But in order to do that we’d need to keep around the un-pruned gameset with FCS markers in them, that we add, and make the standings code smart enough to know what doesn’t “count”. The “teams” dictionary as currently implemented is a simple map of id->name, which is good because the denormalized name is actually used as the unique key in most of the cfbd records that are returned. But if we start enhancing our idea of what a team is we should build some kind of richer structure to hold team info, like name and FCS/FBS tier.
Why not just do the FCS check early on when we’re finding games and then mark the team as having lost to FCS at that time? Well that would mean adding win/loss code to the game-finding code. The win/loss stuff is fairly ugly because you have to do the hard work of comparing home and away scores and then pulling the winner from home/away. There’s no easy virtual overlay over the struct to just deal with the “winner” and the “loser” of the game. (Although building an idealized object around the core data model would be a good idea for reasons like this.)
I think the best way is probably to err on the side of deep copying. Prune the gameset of FCS games but keep the original around. At the time you do that, cache the FCS/FBS info in a dictionary of FBS teams, since the dataset is tiny and the query is expensive. Then later if you want to do the isolated spoiler check you walk the original gameset for FCS victories and use the team info you find there to further prune the final ordered standings built from the pruned gameset.
If this becomes too cumbersome the next step is to build the idealized object of our dreams and spend the time importing the cfbd query recordset into the objects, which can then have accessor functions that supply the FCS status, countable win, readily accessible winner and loser, etc.
Hang on, we got down this road because I “thought it would be cool” to include FCS spoilers. Does any of this really matter? It would be a lot easier to build a one-off query to check how many times FCS even beat FBS among our California teams. Just doing a quick eyeball/grep test of verbose results from the last 40 years gives us a good answer: not many. There are few times Davis beat Pacific and Sacto State beating Pacific but it definitely doesn’t affect the winners.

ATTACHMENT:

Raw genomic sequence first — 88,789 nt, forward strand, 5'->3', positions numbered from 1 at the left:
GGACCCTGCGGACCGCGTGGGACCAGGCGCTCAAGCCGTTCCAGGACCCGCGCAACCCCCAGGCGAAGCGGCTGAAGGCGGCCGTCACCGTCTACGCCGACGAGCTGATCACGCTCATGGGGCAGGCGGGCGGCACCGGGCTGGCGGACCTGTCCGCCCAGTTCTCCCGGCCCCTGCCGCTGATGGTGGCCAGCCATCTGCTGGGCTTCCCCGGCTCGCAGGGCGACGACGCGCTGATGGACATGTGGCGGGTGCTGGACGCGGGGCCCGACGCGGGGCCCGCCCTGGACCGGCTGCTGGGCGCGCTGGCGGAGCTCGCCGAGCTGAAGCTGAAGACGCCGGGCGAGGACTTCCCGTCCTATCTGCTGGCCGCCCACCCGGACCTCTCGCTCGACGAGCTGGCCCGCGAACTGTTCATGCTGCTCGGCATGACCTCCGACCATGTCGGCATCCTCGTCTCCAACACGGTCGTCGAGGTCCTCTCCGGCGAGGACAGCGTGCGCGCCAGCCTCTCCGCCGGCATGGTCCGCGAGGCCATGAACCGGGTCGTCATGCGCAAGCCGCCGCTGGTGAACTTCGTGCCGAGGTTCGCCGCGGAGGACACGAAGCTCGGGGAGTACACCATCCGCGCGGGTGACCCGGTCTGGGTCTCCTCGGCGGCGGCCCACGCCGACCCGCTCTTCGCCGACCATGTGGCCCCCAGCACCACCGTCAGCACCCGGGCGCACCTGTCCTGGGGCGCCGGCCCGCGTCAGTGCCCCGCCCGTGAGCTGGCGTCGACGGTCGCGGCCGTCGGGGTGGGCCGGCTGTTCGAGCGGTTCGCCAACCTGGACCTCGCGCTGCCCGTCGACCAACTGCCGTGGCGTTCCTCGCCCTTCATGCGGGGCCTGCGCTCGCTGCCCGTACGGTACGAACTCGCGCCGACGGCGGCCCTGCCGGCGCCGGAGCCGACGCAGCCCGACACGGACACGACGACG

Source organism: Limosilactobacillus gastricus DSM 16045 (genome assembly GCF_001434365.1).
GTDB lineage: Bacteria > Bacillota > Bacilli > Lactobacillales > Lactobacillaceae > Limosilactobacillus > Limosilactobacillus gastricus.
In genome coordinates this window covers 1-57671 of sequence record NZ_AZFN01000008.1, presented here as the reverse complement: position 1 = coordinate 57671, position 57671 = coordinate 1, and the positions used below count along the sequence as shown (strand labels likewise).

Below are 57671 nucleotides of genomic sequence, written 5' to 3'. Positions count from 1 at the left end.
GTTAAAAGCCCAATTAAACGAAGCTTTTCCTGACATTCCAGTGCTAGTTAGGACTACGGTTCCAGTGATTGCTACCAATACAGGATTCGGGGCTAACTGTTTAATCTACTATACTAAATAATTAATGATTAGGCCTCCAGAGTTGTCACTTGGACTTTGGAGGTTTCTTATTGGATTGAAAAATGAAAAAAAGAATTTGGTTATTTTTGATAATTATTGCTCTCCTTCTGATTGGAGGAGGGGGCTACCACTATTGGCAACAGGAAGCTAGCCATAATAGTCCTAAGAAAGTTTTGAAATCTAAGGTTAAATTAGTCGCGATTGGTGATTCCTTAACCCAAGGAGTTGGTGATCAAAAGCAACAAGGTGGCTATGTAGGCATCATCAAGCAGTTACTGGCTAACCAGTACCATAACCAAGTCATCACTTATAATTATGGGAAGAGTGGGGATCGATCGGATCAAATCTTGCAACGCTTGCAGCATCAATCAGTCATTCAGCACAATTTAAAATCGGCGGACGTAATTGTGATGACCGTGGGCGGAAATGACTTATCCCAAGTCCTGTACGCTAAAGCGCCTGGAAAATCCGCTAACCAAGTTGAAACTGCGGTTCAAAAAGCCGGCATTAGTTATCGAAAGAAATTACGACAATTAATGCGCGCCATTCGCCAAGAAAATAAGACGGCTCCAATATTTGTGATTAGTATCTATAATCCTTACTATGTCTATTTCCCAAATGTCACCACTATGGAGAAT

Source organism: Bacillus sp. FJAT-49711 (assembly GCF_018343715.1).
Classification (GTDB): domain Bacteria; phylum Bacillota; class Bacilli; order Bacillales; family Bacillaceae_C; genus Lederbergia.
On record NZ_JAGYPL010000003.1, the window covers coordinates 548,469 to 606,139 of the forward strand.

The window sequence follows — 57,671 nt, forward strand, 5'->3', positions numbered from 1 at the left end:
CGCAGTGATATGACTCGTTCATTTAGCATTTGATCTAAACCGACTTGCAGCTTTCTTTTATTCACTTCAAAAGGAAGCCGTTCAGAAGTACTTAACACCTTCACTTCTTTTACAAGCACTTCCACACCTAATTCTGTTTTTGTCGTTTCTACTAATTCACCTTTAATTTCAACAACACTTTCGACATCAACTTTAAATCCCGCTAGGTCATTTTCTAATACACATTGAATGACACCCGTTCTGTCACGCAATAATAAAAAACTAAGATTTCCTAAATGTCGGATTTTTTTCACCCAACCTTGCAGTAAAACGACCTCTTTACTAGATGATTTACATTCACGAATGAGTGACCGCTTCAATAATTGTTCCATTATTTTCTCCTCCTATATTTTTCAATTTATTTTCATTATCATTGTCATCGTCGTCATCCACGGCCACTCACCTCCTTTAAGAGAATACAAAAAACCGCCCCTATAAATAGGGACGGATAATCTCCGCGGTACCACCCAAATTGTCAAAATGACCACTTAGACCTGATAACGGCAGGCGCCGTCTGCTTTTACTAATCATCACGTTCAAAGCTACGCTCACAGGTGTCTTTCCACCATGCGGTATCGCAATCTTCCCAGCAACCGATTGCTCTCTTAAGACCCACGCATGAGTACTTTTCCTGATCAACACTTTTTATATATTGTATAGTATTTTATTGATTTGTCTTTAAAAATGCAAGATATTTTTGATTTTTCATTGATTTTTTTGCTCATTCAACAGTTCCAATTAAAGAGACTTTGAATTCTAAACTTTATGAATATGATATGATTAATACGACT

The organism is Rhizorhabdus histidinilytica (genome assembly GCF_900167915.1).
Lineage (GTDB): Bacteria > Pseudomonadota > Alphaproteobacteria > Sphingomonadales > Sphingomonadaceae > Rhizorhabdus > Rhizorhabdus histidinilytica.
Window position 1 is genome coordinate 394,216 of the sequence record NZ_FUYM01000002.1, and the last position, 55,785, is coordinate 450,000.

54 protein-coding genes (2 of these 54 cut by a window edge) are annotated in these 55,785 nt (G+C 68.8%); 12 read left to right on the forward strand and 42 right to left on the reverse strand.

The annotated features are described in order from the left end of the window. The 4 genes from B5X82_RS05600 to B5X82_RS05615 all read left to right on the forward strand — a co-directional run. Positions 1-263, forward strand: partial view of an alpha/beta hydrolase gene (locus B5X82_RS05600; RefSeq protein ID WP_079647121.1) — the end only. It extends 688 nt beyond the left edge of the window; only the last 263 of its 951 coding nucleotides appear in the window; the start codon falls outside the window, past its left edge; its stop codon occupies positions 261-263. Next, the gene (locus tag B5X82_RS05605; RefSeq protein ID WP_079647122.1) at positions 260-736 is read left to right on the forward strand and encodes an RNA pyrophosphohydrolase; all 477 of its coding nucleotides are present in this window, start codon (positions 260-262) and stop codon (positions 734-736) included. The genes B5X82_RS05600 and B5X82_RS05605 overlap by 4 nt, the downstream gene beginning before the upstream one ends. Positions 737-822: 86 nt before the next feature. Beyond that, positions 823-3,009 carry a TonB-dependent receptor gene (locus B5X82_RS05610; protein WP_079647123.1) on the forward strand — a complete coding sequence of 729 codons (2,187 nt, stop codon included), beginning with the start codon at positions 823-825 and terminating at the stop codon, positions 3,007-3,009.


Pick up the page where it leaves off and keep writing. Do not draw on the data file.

Deep breath. Simple first.
def remove_fbs_teams(configuration, teams, cur_year): api_instance = cfbd.TeamsApi(cfbd.ApiClient(configuration)) year = cur_year fcs_teams =  fbs_teams = api_instance.get_fbs_teams(year=year) for team_id in teams: found = False for cur_team in fbs_teams: if (cur_team.id == team_id) : found = True break if (not found) : fcs_teams.append(team_id) for fcs_team in fcs_teams : del teams[fcs_team]
That’s our clean nuke of the non-FBS teams from the supplied teams dataset. (We are interested in the intersection of user-supplied teams and cfbd dataset FBS list.) The slightly lame inner loop is because I hate doing operations on an array I’m iterating through. Feels wrong, although it’s possible python3 just makes it work. I will check that. Double loop because there’s no other way to query the API than to just get a big FBS list.
Here’s our 2007 run after adding that to the mix:
UCLA 45 at Stanford 17 on Sep 01, 2007 San José State 0 at Stanford 37 on Sep 16, 2007 Stanford 24 at USC 23 on Oct 06, 2007 California 21 at UCLA 30 on Oct 20, 2007 San José State 0 at Fresno State 30 on Oct 20, 2007 USC 24 at California 17 on Nov 11, 2007 UCLA 7 at USC 24 on Dec 01, 2007 California 13 at Stanford 20 on Dec 02, 2007 disqualifying insufficient wins (1) from Fresno State 2007 ordered standings Stanford 3-1 USC 2-1 UCLA 2-1 San José State 0-2 California 0-3 2007 MCC winner is Stanford (3-1)
Another Stanford cup! Well what do you know… I’ll re-run all the results with that new rule and we’ll see, then go forward with the spoiler insanity some other time.